Health and wellbeing will become the new CSR for companies, say Nuffield Health and Ashridge Business School


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Companies need to develop a strategic approach to health and wellbeing and concentrate on building a “sustainable workforce” if they are to remain competitive, according to Nuffield Health and Ashridge Business School.

At a briefing in London this morning, Nuffield Health chief executive David Mobbs said that employee health is fast becoming one of the biggest challenges for companies. "We already worry about the sustainability of the environment, but in the future it's going to be about the sustainability of the health of your workforce,

"Health and wellbeing will become the new CSR," he added

The research, carried out in partnership with Ashridge Business School and released earlier this year, pulled together fresh and existing statistics to paint a full picture of corporate health in the UK.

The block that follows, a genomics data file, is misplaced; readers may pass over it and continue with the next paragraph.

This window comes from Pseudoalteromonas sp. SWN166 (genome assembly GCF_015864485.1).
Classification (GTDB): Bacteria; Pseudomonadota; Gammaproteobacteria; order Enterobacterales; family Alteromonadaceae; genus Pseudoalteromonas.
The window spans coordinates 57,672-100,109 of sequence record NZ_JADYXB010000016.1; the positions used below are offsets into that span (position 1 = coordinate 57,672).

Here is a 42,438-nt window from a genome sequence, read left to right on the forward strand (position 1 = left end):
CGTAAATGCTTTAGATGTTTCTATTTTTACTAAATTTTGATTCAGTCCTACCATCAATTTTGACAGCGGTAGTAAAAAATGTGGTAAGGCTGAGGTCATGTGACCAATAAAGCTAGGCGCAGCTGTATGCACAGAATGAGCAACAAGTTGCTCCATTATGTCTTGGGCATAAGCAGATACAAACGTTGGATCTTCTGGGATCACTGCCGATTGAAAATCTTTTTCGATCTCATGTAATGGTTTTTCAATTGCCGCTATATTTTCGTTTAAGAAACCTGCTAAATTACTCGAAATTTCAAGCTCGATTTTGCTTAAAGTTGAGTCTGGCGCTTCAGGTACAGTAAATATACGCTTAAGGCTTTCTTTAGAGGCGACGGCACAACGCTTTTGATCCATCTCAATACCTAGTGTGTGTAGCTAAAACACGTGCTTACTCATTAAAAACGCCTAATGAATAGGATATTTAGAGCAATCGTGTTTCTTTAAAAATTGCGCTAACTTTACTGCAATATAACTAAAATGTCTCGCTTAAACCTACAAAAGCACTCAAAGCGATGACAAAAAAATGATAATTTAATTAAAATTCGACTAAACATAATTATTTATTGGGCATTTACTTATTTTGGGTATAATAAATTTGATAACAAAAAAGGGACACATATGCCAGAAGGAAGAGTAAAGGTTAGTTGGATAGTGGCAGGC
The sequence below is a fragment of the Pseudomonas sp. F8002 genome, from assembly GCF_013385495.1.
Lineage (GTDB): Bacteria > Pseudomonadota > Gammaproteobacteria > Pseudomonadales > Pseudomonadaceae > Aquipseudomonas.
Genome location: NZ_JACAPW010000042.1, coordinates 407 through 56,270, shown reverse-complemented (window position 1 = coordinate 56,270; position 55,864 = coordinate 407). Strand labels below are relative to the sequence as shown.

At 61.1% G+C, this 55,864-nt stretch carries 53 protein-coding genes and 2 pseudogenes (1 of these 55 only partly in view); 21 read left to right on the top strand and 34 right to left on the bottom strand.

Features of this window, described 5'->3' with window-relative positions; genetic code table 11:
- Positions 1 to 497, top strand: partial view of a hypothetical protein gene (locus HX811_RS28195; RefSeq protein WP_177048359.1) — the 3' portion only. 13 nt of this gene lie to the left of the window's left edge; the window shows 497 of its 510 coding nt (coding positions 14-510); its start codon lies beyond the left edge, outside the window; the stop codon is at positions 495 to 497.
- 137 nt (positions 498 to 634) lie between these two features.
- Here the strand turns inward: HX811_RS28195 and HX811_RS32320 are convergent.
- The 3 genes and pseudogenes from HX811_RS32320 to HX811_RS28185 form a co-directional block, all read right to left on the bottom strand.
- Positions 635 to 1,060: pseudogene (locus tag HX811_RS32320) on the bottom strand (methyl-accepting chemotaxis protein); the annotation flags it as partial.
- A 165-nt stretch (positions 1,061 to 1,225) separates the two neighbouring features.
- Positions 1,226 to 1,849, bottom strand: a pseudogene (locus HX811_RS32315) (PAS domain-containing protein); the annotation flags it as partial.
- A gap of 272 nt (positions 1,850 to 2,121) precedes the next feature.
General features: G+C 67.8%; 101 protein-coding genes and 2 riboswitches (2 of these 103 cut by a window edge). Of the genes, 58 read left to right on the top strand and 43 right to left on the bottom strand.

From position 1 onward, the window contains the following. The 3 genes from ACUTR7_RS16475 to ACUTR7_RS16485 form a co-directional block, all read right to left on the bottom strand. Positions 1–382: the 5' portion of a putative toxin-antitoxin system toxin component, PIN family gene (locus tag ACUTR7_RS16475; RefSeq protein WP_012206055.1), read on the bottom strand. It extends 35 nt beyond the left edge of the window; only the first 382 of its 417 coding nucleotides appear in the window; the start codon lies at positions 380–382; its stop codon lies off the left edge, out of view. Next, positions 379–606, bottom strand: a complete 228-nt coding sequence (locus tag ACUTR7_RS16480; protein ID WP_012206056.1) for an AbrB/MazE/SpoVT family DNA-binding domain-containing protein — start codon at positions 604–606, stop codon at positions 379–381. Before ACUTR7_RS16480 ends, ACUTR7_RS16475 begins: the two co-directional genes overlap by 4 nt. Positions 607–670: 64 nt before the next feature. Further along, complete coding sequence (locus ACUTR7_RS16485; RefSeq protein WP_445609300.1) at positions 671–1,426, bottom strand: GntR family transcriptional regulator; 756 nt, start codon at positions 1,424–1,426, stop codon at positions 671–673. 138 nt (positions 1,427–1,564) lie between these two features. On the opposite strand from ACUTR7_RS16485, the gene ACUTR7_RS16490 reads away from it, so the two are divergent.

It found that 72% of workers had gone into work ill last year and more than half of employees have gone in with a contagious illness and a third are more likely to go in sick because of the economic downturn.

"It is very clear that wellbeing is an issue for employers that has impact on the bottom line," said Judith Parson, business director at Ashridge Business School. "The impact of illness in a large organisation is millions of pounds. Investing in wellbeing is not just a nice thing to have, it has a solid impact on profitability," she said

Marcus Powell, Nuffield's Group OD and HR director, said: "We're moving away from wellbeing as a benefits package,

"You can't just have a benefits package as a proxy for wellbeing being embedded in organisational purpose and having good leadership."

At the briefing, Powell was also clear that the only way to increase engagement in health and wellbeing schemes, was to empower employees to "co-create" initiatives to suit them.

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